How Matt helps cyclists and drivers get along in Norwich
- Credit: Archant
Derek James meets a man helping cyclists to ride safely in Norwich
The relationship between those behind wheels, people on bikes and walkers is more important than ever.... as our roads get busier and new cycle paths are opened across Norwich.
One man is spends more time than most on his bike in and around the city is Matt Williams, who runs Smart Cycle Training, not only teaching people how to behave on our roads but also improving the relationship between all drivers, cyclists and pedestrians in the 21st century.
And that also involves taking motorists out on the road, including lorry drivers.
'The whole approach to urban cycling is to recognise that the traffic system in something all road users participate in,' said Matt.
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'It's like a well-choreographed dance in which everyone is working round each other and just missing each other. Of course everyone has rights but they also have responsibilities to each other and to stick to the rules,' he added.
'Unfortunately every day I do see a lot of idiots out there, and quite a lot of them are riding bikes. They are being irresponsible because they are idiots, not because they are 'cyclists.'
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'There are still people out there who believe cycle paths are there to get the bikes out of the way of real traffic,' he said.
'I don't buy into the motorists vs cyclists things, in fact I prefer not to use the word 'cyclist' if it can be avoided. They are just people on bikes, and they are every right to ride on the road – in fact in theory every road in Norfolk since the only roads where cycling is not permitted are motorways and we don't have any of them,' he said.
So how did his life on two wheels start?
'Having made a career in the construction industry and had a part in running a successful local firm for a number of years, I never planned to end up earning a living as a cycle instructor.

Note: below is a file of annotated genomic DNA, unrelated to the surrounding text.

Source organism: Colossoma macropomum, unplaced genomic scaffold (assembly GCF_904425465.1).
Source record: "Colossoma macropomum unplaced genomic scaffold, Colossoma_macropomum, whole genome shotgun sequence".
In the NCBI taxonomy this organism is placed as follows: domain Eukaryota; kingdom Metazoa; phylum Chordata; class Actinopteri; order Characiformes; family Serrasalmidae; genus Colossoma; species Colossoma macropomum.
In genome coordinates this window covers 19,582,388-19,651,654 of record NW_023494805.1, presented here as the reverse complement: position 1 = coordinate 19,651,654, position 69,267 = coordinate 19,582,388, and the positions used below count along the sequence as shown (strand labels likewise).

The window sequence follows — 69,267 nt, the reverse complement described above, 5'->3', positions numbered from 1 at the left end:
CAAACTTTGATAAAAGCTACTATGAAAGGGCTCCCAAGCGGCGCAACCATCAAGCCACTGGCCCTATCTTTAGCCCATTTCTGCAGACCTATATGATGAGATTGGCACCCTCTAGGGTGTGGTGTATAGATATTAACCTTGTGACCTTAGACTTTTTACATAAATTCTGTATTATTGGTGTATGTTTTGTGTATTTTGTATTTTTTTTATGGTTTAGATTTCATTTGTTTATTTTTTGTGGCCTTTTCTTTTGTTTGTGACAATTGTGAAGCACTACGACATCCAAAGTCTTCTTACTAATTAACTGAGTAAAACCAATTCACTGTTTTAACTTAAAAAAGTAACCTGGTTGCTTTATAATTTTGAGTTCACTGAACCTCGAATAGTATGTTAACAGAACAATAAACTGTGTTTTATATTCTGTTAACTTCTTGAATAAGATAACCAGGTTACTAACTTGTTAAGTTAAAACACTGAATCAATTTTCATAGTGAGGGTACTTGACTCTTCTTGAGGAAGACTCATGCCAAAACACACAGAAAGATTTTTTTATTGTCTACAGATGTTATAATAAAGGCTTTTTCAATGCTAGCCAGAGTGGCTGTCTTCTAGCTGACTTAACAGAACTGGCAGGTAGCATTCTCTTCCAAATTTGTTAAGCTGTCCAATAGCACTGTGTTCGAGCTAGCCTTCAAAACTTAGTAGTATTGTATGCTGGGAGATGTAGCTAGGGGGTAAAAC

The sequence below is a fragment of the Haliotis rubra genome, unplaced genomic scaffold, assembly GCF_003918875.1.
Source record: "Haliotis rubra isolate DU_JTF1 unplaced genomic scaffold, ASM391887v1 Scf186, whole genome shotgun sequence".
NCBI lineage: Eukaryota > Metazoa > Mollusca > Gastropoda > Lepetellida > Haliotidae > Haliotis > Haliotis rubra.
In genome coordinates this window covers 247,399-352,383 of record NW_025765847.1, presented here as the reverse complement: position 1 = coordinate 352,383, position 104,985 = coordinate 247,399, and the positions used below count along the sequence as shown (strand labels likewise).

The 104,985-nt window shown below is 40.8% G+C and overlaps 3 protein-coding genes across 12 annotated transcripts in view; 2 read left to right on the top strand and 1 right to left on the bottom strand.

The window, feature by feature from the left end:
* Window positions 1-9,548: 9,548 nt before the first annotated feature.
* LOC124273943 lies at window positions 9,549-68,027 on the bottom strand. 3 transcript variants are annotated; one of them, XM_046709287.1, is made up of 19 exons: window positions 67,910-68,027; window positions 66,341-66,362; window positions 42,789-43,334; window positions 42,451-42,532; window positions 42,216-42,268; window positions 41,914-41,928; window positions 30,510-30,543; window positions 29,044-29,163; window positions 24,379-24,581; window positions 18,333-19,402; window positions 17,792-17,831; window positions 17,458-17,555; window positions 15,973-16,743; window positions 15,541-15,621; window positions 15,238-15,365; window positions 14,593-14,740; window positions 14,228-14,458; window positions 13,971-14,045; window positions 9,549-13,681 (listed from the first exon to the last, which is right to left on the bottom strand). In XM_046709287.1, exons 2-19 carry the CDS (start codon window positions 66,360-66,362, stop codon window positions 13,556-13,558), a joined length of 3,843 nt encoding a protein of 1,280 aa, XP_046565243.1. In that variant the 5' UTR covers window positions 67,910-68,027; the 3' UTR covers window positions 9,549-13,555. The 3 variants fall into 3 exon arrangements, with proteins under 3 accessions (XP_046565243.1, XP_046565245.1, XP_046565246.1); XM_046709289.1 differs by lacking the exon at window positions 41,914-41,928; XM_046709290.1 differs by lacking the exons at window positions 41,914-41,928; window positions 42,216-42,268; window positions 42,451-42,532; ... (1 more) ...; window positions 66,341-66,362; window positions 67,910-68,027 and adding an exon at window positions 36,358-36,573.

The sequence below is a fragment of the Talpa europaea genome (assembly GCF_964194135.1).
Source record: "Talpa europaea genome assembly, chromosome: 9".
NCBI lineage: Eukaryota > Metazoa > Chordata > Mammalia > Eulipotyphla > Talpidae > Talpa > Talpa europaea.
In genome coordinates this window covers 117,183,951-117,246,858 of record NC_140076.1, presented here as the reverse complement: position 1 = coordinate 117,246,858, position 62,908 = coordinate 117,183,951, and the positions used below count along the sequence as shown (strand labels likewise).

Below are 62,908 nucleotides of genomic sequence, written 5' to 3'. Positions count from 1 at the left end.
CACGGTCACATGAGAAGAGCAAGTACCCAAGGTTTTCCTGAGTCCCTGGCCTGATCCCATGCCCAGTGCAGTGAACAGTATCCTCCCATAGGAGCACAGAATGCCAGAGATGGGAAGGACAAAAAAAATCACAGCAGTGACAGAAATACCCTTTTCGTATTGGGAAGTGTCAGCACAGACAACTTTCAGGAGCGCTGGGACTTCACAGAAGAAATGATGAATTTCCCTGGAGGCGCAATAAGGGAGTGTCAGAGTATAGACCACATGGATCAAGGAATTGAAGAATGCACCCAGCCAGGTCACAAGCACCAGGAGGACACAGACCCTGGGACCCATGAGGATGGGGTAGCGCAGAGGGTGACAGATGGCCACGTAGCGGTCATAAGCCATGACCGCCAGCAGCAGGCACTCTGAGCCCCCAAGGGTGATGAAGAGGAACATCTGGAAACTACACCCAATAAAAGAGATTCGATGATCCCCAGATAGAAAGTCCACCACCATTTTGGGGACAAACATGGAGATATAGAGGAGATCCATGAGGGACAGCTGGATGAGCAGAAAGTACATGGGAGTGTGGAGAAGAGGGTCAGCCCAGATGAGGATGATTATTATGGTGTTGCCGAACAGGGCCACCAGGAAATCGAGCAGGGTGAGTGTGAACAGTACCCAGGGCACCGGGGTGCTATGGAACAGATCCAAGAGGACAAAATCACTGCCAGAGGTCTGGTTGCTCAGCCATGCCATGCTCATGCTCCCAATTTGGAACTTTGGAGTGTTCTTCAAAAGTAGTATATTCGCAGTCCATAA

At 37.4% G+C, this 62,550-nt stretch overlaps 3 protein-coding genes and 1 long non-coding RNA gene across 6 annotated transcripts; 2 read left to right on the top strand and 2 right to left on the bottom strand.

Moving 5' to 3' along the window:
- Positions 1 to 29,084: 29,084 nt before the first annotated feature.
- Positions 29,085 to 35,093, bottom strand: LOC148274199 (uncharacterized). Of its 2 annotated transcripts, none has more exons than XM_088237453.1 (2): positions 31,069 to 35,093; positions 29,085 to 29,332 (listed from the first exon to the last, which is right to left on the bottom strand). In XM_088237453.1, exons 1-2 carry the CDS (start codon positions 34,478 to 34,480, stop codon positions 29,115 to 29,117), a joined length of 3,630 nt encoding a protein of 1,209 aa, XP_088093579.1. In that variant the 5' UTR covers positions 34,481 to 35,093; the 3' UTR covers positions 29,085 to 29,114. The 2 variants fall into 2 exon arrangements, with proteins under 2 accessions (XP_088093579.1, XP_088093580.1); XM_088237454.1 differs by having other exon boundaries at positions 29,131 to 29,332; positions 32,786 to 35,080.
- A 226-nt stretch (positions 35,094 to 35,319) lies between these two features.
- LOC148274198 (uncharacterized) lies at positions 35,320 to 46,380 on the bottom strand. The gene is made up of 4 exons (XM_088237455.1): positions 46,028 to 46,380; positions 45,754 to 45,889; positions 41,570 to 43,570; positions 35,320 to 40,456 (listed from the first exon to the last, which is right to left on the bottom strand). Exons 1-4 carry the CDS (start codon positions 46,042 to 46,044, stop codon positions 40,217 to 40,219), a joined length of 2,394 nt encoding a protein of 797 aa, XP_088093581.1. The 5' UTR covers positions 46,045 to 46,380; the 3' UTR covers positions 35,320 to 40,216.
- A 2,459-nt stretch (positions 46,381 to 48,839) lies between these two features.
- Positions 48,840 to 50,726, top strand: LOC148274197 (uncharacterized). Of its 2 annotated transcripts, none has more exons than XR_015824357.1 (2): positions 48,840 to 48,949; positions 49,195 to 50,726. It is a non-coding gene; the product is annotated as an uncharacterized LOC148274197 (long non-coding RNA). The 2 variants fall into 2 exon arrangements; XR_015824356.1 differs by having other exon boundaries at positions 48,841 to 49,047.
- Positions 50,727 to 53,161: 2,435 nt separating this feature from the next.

'Along the way, in the 1990s, I found myself getting involved in voluntary activity advocating cycling, this passion driven by the loss of a close family member a few years earlier who had been hit by a car while cycling home from work,' he explained.
Before long he was being asked by the local authority to help them with aspects of road design, and because he had no formal qualifications he signed up to a module on cycle design offered as part of a course run by a consortium of European universities.
One thing led to another and Matt eventually acquired a Masters degree in traffic engineering.
'It became obvious that cycling had a big economic role to play in the cities for the good of all. A modern European city such as Norwich could easily aspire to having a quarter or more of all journeys by bike, such as is already common in many Dutch cities, and that is one reason why they feel so 'civilised' and safe.'
The argument for promoting cycling in the UK was largely won by the late 2000s, and the question became one of how to implement it locally, or in the case of Norwich how to bring back cycling to mid-20th century levels as normal transport for everyone.
And according to Matt: 'That need not necessarily mean building cycle tracks everywhere; the fact is we already have a comprehensive cycle network in Norwich and it's called roads.'
However, it stands to reason that people on bikes need some proper training to be able to ride confidently in traffic and interact positively with other road users.
So Matt qualified as a national standard instructor in 2010 and went on to set up Smart Cycle Training and began starting people of all ages and all walks of life out on bikes.
'I soon discovered the tremendous professional fulfilment in helping individuals realise their dream to make all kinds of journey by bike. I also deliver some training [on bikes] for lorry drivers, who are increasingly required to complete a practical cycling course,' he said.
'The variety of work both with groups and [by now] hundreds of individuals has proved endlessly fascinating and rewarding. I just love it,' smiled Matt.
For more details on go to www.smartcycletraining.co.uk, email firstname.lastname@example.org or call Norwich (01603) 503824.